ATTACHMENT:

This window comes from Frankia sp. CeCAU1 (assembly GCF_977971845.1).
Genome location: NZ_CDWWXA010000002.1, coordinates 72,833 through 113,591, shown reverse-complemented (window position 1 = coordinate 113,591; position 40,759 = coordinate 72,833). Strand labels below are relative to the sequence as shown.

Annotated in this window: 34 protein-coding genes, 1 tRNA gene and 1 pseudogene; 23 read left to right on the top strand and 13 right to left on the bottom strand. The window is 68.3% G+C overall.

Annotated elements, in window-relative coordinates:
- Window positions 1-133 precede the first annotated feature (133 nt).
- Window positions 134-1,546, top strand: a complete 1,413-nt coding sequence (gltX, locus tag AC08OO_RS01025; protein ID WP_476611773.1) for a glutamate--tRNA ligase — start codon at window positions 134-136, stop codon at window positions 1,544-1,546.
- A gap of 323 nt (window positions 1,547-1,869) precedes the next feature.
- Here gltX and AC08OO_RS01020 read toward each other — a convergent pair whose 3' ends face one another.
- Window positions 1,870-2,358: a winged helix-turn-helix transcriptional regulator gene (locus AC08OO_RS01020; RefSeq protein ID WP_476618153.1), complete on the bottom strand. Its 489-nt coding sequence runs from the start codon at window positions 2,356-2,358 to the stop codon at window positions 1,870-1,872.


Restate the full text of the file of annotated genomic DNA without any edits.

This window comes from Frankia sp. CeCAU1 (assembly GCF_977971845.1).
Genome location: NZ_CDWWXA010000002.1, coordinates 72,833 through 113,591, shown reverse-complemented (window position 1 = coordinate 113,591; position 40,759 = coordinate 72,833). Strand labels below are relative to the sequence as shown.

Annotated in this window: 34 protein-coding genes, 1 tRNA gene and 1 pseudogene; 23 read left to right on the top strand and 13 right to left on the bottom strand. The window is 68.3% G+C overall.

Annotated elements, in window-relative coordinates:
- Window positions 1-133 precede the first annotated feature (133 nt).
- Window positions 134-1,546, top strand: a complete 1,413-nt coding sequence (gltX, locus tag AC08OO_RS01025; protein ID WP_476611773.1) for a glutamate--tRNA ligase — start codon at window positions 134-136, stop codon at window positions 1,544-1,546.
- A gap of 323 nt (window positions 1,547-1,869) precedes the next feature.
- Here gltX and AC08OO_RS01020 read toward each other — a convergent pair whose 3' ends face one another.
- Window positions 1,870-2,358: a winged helix-turn-helix transcriptional regulator gene (locus AC08OO_RS01020; RefSeq protein ID WP_476618153.1), complete on the bottom strand. Its 489-nt coding sequence runs from the start codon at window positions 2,356-2,358 to the stop codon at window positions 1,870-1,872.